will a person who doesn't have a job still be penalized? And if so, will the money paid in penalty be counted towards any emergency that happens?
    (3 votes)
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    • blobby green style avatar for user lee pearson
      It's my understanding that some of the rules depend on the state that you live in. I've heard there are a couple of states that count the entire households income to qualify for benefits. So even if they are not related to you and are merely roommates, this could be a penalty for you. Also if you are living at home, even if you are paying some rent, some states could include your parents income as a qualifying factor. There is usually a lot of info online if you put in your state and then Medicaid. Good luck.
      (2 votes)
  • piceratops seed style avatar for user Amelia
    How are poor people going to get the money to do this? Will they get fined?
    (3 votes)
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  • starky seed style avatar for user abigail song
    Does Obamacare actually refer to President Obama?
    (1 vote)
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  • blobby green style avatar for user Nikki Fox
    What does this do in regards to pre-existing state health care like Oregon Health Plan?
    (3 votes)
    Default Khan Academy avatar avatar for user

Video transcript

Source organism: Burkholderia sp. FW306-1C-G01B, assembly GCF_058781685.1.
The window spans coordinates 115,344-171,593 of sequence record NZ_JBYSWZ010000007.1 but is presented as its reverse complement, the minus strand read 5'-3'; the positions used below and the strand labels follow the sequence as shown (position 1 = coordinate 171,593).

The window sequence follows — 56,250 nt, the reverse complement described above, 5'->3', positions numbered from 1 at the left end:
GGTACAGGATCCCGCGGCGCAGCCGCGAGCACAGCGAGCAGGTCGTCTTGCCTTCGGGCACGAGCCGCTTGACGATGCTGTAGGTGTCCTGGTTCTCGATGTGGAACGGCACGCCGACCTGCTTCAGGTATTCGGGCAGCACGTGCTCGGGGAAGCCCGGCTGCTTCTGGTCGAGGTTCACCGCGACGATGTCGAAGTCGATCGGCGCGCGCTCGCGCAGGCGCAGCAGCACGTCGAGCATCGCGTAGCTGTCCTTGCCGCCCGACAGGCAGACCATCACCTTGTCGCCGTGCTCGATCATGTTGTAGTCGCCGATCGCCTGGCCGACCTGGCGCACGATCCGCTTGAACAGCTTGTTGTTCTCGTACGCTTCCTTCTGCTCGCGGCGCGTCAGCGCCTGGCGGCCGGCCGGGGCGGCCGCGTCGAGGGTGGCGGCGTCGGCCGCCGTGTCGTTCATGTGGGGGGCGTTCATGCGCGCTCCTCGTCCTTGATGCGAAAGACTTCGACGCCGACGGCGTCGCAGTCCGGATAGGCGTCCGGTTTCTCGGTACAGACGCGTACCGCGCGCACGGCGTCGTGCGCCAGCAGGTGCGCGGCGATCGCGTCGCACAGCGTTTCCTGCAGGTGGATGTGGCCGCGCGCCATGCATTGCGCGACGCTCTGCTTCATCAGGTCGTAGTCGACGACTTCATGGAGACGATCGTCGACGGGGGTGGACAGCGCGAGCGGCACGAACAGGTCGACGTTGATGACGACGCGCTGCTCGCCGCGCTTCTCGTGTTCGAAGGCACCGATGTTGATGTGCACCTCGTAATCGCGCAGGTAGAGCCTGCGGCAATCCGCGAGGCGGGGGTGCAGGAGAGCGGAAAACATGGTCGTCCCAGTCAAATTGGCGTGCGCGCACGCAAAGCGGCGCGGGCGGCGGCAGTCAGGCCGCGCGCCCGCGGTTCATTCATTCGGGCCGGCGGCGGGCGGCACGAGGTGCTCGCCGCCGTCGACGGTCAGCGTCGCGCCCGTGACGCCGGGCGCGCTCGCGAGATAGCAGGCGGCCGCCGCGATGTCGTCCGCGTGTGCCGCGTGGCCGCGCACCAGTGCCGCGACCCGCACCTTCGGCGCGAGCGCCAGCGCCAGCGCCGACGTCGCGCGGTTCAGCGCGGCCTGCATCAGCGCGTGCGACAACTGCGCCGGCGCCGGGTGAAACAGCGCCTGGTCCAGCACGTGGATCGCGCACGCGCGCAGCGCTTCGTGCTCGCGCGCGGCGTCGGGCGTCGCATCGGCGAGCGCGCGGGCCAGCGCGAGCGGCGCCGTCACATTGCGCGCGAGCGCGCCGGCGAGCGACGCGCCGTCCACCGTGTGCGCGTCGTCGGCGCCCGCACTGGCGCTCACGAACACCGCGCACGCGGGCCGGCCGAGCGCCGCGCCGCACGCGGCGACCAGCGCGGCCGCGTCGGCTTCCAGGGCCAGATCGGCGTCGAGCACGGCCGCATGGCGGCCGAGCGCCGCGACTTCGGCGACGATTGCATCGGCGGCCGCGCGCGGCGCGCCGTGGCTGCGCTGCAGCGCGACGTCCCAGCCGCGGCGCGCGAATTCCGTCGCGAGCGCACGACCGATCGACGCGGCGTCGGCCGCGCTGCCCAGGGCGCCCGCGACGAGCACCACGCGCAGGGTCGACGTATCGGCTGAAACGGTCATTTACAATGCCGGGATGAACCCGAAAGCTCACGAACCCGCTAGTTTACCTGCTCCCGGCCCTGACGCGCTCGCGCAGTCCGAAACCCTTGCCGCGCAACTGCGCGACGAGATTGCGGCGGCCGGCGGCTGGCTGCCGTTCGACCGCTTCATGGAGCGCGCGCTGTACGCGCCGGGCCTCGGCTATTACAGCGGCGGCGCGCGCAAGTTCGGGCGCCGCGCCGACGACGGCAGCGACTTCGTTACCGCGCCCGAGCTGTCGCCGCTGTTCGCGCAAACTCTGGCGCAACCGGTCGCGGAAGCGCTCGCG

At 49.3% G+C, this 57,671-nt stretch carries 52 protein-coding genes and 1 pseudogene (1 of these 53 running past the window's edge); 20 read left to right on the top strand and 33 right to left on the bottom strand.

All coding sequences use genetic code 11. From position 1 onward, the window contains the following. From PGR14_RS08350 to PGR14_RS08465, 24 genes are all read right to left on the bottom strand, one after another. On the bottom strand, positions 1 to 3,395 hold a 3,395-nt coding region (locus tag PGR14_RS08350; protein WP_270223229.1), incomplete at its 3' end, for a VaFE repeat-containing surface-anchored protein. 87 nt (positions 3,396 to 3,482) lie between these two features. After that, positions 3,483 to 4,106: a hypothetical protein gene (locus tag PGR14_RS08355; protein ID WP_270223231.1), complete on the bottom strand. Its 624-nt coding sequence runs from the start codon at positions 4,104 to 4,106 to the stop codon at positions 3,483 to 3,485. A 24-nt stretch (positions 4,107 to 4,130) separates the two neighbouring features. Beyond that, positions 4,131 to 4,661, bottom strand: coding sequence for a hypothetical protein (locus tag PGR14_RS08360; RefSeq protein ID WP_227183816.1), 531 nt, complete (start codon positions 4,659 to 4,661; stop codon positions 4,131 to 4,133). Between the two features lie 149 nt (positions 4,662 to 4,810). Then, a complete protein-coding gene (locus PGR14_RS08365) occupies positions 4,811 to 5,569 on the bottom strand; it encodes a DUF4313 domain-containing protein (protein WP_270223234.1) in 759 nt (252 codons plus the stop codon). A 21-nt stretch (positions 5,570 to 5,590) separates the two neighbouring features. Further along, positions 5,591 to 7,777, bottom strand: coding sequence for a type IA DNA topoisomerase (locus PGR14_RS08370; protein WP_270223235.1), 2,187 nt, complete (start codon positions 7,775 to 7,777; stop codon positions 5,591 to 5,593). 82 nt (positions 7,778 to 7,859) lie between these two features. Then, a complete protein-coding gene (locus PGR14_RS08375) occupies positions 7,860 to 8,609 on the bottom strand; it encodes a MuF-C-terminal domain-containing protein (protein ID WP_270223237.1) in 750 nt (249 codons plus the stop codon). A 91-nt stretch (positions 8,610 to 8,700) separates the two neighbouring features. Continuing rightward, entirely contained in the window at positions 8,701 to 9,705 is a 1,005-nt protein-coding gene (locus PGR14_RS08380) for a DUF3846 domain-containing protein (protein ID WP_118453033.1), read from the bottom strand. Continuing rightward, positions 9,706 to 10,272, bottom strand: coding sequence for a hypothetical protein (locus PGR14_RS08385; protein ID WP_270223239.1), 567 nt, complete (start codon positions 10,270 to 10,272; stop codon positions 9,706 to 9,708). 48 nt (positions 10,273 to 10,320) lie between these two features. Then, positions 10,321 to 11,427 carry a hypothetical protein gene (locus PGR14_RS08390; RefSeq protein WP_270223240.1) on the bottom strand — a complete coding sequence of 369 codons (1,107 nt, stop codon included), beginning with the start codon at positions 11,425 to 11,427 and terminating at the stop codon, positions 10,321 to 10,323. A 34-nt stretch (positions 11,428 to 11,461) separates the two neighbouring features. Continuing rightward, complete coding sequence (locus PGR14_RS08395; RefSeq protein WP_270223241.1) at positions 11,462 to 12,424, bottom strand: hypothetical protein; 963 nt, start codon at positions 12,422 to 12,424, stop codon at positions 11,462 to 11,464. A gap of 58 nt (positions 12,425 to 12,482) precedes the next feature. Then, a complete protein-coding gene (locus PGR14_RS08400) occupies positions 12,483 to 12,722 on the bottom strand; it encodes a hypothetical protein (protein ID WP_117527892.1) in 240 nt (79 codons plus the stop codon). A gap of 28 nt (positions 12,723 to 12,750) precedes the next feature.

Theres been a lot of talk about the Patient Protection and Affordable Care Act (PPACA) often referred to as "ObamaCare"; usually by those that are not a big fan of it. And my goal here is to not take any political sides, and hopefully give an overview of what all of the debate is about and what this 'Affordable Care Act' is all about. and I'm going to start with the most controversial part, and this is the 'Individual Mandate' And this is the idea that you either have to get insurance, or pay: a penalty; or a fee; or a tax. -Penalty- Which is now being referred to as a tax by many folks. And the idea here is that there are obviously many folks who are uninsured right now, and when they get sick especially when they get very sick they still get healthcare. In particular they will go to the Emergency Room. They will go to the E.R., and that is quite posiibly the most expensive part of the healthcare system to interface with. So there's kind of a moral argument here, that- 1) These people are getting sicker than they need to get if they had insurance. e.g. getting preventative care and not getting that sick. Then there's a financial or, I guess you could say, a fairness argument: that these people are getting sick, going to the E.R., and they have to be given care at that E.R. The Hospitals bear those costs, and then eventually recoup those costs by charging more for all sorts of other services. [These costs] go back to the people who are paying for the healthcare. So, if you have an Individual Mandate it will clear things up a little bit. People will have to essentially pay for the healthcare they are already getting. Now, the argument against the 'Individual Mandate' is that this is the Government putting into law that people *have to buy something*. In particular, that they have to buy health insurance. Now, the counterargument that many people make is that there is something similar going on with car insurance. If you want to drive in most states, you have to buy some type of car insurance or at least show that you have financial abilities to pay any liabilities you might have if you get into an accident. Now the 'Counter-Counter-Counter-Argument' to that is that, driving is something that someone chooses to do. That you do not have to drive, while in the case of health insurance, this is something that every person in the country is being forced to [purchase]. I'll leave it to you to decide where you sit on that, and what balances what other issue. Now, obviously, if you're going to decide whether you want insurance, or whether you are going to pay a penalty/tax, you have to figure out how high that penalty is going to be on you. Or if you want to figure out if this is a fair situation. You have to think about high that penalty is going to be. And the current provisions say that by 2016, which is when the full penalties take effect, you are going to have to pay the maximum of either 2.5% of your income, or $695 for an individual, or $2085 for a family. And there are exceptions, and this whole individual mandate won't apply to you if having/getting insurance will cost you more than 8% of your total income. or if you belong to a religion that does not participate in the healthcare system, then it doesn't apply. So you will never have to pay more than 8% [of your total income] to get an insurance policy. But these are the general penalties; If you made $100,000 and chose not to get the insurance, you would pay $2,500 (2.5% of income, and is greater than the minimum penalties). If your [family] makes $50,000, then the 2.5% [$1250] would be less than the [family] minimum, so you would pay $2085. Now the other provisions of the PPACA are based around the idea that, "If we want people to get insurance, - then we need to make it easier for them to get insurance" The biggest deal, at least in my mind, is this one covering Pre-Existing Conditions. Right now, if you have a Pre-Existing Condition, e.g. Cancer, and you do not have insurance, or your employer does not cover it - or perhaps you are unemployed - and if you try to get insurance on your own, you are likely to be denied. If you are offered insurance, it will be ridiculously expensive. This is because the insurance company knows that they're going to take a huge loss on paying all of your medical expenses. The PPACA says that you can no longer base the premiums, or whether you will or not give someone insurance based on Pre-Existing Conditions. People will be charged premiums, which what you pay to receive the policy, based on age and geography. So if you have two 40-year-olds, and one of them has the misfortune of having cancer, the other not having any pre-existing conditions; and they both live in, let's say, in Virginia. Under this, they will pay the exact same amount for insurance, the same premium. These other two points are just to make it easier to get insurance. Right now, if you've ever tried to get insurance, it can be really hard to compare and contrast policies, and to really understand what you're getting and what you're not getting. So this part of the Act says that every state will set up one of these Insurance Exchanges, which will allow for more transparency in terms of buying and selling policies. And then this final part here, -though this is just an overview, I'm not covering everything, not all the details- is the idea that the Government will also subsidize people getting policies, especially if they are in lower income brackets, or in more difficult financial situations. Now on top of this, if you're deciding whether or not you support things, if you're saying, 'This might be a good idea', or 'This is a bad idea' because you don't like the government forcing things like this, there is also the issue of the Cost. Now this whole thing, even thought there might be savings in terms of lower medical care, because people would get preventative healthcare, there is still a Net Cost to this. It will primarily be paid for by an increase to the Medicare Tax for high-income brackets. So it's really going to be larger Medicare taxes on people with larger incomes. This is estimated to generate about $200 Billion a year, (or $210 Billion, there are different estimates) but that's going to bear most of the costs, and on top of that, there are some extra fees on insurers, as well as what's called an 'Excise Tax', which tends to be a large tax on a specific type of policy, which are referred to as 'Cadillac' policies. These policies are very very very generous. This will be used to make up some of the cost of all this. Once again, I'm not going to take any political sides on this, but hopefully this gives some clarity about what people are actually debating.